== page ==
The Bahamas government says it is moving to remove “shantytowns” where many Haitian migrants live, from the landscape of the country even as it seeks to implement its immigration reform policies.
Prime Minister Dr. Hubert Minnis, speaking at a Church service Sunday, commemorating the 26th anniversary of the ruling Free National Movement’s (FNM) 1992 general election victory, recalled his discussions with the League of Haitian Pastors some months ago, when he informed them that “our aim is to improve the lives of all those affected by what we are doing.
“It is unjust and unfair to allow the shantytowns to remain, especially given the social and other problems often found in these areas. It is a moral imperative for the country to remove the shantytowns even as we engage in immigration reform,” he said.
Minnis said that because his administration is committed to social justice “we are removing shantytowns, a long-standing problem successive governments failed to address in a comprehensive manner.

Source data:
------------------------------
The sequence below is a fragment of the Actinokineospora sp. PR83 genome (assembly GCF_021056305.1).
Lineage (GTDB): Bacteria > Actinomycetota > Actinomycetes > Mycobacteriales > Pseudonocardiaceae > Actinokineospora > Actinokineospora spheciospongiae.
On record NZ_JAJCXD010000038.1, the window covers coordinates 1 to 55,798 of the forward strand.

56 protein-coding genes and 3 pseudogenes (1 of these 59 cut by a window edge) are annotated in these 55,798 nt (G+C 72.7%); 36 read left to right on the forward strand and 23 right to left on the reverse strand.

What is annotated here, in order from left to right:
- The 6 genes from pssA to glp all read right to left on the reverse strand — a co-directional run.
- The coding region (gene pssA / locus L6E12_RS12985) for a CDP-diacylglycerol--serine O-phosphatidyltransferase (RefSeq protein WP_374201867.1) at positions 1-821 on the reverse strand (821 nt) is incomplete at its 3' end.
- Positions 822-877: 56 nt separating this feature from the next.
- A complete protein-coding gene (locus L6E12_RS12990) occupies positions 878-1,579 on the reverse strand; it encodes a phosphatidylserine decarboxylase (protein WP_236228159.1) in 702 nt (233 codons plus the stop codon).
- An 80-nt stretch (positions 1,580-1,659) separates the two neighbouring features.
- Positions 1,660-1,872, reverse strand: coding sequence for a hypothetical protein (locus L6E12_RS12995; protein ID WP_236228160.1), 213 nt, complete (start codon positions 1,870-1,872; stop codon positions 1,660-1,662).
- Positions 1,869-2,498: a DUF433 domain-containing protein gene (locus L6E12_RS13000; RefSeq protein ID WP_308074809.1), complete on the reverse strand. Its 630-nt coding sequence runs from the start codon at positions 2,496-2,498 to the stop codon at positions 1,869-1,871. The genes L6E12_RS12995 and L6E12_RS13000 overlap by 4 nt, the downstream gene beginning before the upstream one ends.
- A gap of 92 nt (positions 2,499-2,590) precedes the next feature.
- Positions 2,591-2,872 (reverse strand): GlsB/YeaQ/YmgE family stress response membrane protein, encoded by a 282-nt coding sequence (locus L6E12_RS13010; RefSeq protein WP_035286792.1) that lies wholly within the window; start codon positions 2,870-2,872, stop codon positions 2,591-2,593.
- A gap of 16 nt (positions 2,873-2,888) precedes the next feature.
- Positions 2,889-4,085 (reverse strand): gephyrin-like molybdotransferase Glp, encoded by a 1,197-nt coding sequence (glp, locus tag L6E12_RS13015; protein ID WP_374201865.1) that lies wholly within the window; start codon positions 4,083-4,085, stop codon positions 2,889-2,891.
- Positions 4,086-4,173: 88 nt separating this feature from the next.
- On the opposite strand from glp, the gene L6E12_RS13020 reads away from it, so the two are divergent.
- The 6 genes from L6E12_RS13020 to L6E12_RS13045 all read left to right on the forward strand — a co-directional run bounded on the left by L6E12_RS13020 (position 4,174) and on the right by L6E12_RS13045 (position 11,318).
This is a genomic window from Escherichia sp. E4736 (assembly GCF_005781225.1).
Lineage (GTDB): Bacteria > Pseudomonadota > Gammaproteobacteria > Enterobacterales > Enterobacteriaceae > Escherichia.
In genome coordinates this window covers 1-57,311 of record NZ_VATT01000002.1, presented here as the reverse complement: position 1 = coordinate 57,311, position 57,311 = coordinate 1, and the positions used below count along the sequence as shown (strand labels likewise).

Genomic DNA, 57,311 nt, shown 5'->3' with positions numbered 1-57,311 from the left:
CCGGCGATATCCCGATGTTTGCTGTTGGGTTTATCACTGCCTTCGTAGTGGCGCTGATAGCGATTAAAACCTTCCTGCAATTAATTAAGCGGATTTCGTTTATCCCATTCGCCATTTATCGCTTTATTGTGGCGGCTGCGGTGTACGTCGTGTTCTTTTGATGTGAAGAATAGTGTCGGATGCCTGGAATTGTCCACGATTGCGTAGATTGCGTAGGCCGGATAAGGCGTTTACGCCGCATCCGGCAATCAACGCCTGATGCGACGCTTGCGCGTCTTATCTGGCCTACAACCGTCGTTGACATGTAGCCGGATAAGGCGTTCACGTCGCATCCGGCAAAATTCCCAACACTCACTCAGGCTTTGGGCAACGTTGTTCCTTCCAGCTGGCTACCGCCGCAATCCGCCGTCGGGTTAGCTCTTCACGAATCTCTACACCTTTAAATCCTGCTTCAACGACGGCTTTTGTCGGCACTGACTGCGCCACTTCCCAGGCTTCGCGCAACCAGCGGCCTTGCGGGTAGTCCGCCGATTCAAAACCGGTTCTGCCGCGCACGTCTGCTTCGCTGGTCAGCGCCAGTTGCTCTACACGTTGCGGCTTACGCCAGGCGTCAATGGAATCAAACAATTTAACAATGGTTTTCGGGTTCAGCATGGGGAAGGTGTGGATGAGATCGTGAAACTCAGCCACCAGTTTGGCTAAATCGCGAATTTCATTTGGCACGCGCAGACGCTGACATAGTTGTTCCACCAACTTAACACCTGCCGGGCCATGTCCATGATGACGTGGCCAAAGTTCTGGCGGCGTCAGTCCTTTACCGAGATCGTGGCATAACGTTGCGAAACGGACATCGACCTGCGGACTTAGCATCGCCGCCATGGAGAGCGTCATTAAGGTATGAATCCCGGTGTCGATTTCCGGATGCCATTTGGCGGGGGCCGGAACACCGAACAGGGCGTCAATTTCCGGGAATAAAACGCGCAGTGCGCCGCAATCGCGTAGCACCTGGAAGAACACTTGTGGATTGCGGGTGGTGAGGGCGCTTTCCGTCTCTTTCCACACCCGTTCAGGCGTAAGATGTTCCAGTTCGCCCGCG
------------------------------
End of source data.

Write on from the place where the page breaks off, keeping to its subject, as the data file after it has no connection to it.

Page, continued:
“Last year, my administration set up a large task force carefully planned for the removal of shantytowns so that we can better assimilate the residents of these areas, and help to improve the quality of life of residents.
“We have been careful to address this issue in a comprehensive, careful and compassionate manner,” he said, adding “we must also ensure that those who should be granted permanent residency or citizenship are so granted in a timelier manner”.
An injunction granted by a Supreme Court judge earlier this month blocks the government from demolishing shantytowns in New Providence as it had planned to do after August 10.